A SECRET LOVE – Review by Susan Wloszczyna

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The best thing about the Netflix documentary A Secret Love is that it treats its female subjects not like radical beings from an less-enlightened age or a history lesson from the past. Instead, we see Terry Donahue and Pat Henschel simply as human beings who fell in love in 1947 but weren’t able to acknowledge the truth of their relationship — given legal and societal barriers — to their conservative families and the world at large for over 60 years.

Director Chris Bolan, who is Terry’s great-nephew, captures the pair in their 80s as they prepare to pack up a home they shared for 21 years and move to an assisted-living facility for health reasons. Using The Odd Couple as a reference, Terry is very much an emotional, big-hearted Felix and Pat is more of a closed-off, spikey Oscar (although she is romantic enough to have penned passionate verses to her partner in life). Terry is a sharer while Pat’s features often shut down when hard decisions are required.

But the move gives the film license to look back on their history, including old photos and home movies, and thanks to Bolan, we get to see the ladies in their glorious, vibrant youth as career gals in the big city and one cherished piece of footage of the two women frolicking in ridiculously garish cone-shaped hats on the beach.

Bolan, however, holds off for a while before revealing Donahue was a catcher in the All-American Girls Professional Baseball League that was the subject of the 1992 film A League of Their Own. We see her playing injured with a cut above one eye and striking poses with those skirted uniforms – the better to reveal their gams. That he was given permission able to include a piece of footage from the actual movie to add context says a lot.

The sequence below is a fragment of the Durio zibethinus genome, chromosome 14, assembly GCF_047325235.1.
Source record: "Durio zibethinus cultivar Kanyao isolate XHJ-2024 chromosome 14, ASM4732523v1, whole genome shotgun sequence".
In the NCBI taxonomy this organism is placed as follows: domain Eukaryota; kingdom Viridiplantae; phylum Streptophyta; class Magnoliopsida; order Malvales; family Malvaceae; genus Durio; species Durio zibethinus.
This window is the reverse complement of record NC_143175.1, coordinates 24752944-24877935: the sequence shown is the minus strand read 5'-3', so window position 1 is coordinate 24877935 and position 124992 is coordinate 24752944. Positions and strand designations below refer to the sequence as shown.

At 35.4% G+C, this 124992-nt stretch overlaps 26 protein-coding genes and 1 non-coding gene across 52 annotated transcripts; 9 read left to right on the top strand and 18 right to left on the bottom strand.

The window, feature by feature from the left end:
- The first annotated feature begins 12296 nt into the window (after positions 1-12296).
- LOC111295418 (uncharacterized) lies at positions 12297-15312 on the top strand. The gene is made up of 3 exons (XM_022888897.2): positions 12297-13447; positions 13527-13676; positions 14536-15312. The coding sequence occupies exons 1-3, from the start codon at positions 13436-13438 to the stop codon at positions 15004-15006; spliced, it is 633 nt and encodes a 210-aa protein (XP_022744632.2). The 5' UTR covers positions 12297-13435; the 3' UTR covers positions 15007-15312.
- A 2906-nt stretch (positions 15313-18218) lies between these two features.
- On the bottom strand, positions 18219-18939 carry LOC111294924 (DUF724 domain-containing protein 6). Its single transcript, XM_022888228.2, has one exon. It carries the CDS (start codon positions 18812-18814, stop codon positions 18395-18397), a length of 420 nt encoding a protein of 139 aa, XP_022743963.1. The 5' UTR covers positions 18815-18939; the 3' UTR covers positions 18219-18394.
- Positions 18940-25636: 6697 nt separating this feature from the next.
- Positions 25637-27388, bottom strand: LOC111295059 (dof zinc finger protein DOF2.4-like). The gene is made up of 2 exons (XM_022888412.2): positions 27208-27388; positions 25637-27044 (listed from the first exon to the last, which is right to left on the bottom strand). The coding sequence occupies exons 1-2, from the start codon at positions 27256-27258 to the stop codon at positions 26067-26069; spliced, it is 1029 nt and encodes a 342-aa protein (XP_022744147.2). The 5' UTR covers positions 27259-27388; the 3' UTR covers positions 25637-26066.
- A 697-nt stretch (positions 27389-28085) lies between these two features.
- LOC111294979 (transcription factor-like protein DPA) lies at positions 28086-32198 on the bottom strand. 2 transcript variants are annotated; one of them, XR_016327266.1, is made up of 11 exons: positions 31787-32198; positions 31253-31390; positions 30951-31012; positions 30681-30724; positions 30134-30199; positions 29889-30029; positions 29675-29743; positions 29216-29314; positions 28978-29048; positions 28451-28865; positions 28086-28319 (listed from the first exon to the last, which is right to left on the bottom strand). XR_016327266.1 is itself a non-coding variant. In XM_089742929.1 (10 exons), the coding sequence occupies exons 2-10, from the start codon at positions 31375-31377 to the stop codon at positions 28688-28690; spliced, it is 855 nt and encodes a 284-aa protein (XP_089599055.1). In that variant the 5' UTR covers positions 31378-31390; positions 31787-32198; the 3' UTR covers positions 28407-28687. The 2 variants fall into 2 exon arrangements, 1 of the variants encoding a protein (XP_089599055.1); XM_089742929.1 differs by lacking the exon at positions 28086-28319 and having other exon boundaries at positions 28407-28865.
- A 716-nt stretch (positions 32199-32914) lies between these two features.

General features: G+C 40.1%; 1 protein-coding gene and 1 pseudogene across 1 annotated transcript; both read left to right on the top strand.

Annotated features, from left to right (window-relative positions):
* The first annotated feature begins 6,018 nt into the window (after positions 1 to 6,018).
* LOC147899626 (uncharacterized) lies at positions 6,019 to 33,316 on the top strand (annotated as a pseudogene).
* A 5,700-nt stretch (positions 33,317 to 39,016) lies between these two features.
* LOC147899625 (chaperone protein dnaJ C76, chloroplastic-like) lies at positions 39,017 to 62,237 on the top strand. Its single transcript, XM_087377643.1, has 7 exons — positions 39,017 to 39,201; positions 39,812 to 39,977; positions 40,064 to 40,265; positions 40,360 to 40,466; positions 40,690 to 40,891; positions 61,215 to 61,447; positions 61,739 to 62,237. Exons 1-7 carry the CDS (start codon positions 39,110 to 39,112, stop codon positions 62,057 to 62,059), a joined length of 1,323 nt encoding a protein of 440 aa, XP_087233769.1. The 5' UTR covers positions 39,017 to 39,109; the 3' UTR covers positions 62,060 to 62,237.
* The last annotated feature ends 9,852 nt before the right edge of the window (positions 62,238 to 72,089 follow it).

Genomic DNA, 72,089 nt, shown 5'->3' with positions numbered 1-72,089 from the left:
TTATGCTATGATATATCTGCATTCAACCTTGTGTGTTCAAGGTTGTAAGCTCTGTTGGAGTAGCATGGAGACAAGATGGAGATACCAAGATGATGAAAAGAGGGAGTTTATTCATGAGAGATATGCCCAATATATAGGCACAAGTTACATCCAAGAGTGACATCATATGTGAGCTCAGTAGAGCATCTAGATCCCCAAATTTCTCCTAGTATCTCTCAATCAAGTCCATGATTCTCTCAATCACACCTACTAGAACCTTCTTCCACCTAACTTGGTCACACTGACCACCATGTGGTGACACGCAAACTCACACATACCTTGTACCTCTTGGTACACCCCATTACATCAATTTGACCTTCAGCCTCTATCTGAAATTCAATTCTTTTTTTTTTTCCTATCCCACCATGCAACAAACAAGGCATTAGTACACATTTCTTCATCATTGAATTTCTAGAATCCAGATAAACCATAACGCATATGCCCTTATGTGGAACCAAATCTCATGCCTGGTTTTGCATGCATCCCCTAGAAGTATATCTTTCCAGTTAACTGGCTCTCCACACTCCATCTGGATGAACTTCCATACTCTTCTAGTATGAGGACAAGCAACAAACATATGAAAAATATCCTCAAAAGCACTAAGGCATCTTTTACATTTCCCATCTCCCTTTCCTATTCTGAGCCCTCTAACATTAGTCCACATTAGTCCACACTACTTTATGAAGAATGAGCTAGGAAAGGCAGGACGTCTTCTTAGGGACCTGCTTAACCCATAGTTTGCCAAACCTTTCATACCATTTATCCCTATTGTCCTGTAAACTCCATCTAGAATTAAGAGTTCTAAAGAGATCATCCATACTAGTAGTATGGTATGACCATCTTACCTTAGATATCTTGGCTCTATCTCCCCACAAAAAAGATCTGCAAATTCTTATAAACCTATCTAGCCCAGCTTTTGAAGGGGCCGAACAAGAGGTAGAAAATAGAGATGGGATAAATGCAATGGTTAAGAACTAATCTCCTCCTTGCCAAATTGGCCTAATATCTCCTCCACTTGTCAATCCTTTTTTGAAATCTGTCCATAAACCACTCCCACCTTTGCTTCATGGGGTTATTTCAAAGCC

Not to spoil anything, but the move also allows Terry and Pat to finally make their union legal. As the glorious Doris Day song that gives the doc its title, their secret love is no secret anymore.

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Susan Wloszczyna

In her nearly 30 years at USA Today, Susan Wloszczyna interviewed everyone from Vincent Price and Shirley Temple to Julia Roberts and Will Smith. Her coverage specialties include animation, musicals, comedies and any film starring Hayley Mills, Sandy Dennis or hobbits. Her crowning career achievements so far, besides having Terence Stamp place his bare feet in her lap during an interview for The Limey, is convincing the paper to send her to New Zealand twice for set visits, once for The Return of the King and the other for The Chronicles of Narnia and King Kong, and getting to be a zombie extra and interview George Romero in makeup on the set for Land of the Dead. Though not impressive enough for Pulitzer consideration, she also can be blamed for coining the moniker "Frat Pack," often used to describe the comedy clique that includes Ben Stiller, Vince Vaughn and Will Ferrell. Her positions have included Life section copy desk chief for four years and a film reviewer for 12 years. She is currently a contributor for the online awards site Gold Derby and is an Oscar expert for RogerEbert.com. Previously, she has been a freelance film reporter and critic, contributing regularly to RogerEbert.com, MPAA’s The Credits, the Washington Post, AARP The Magazine online and Indiewire as well as being a book reviewer for The Buffalo News. She previously worked as a feature editor at the Niagara Gazette in Niagara Falls, N.Y. A Buffalo native, she earned her bachelor's degree in English at Canisius College and a master's degree in journalism from Syracuse University.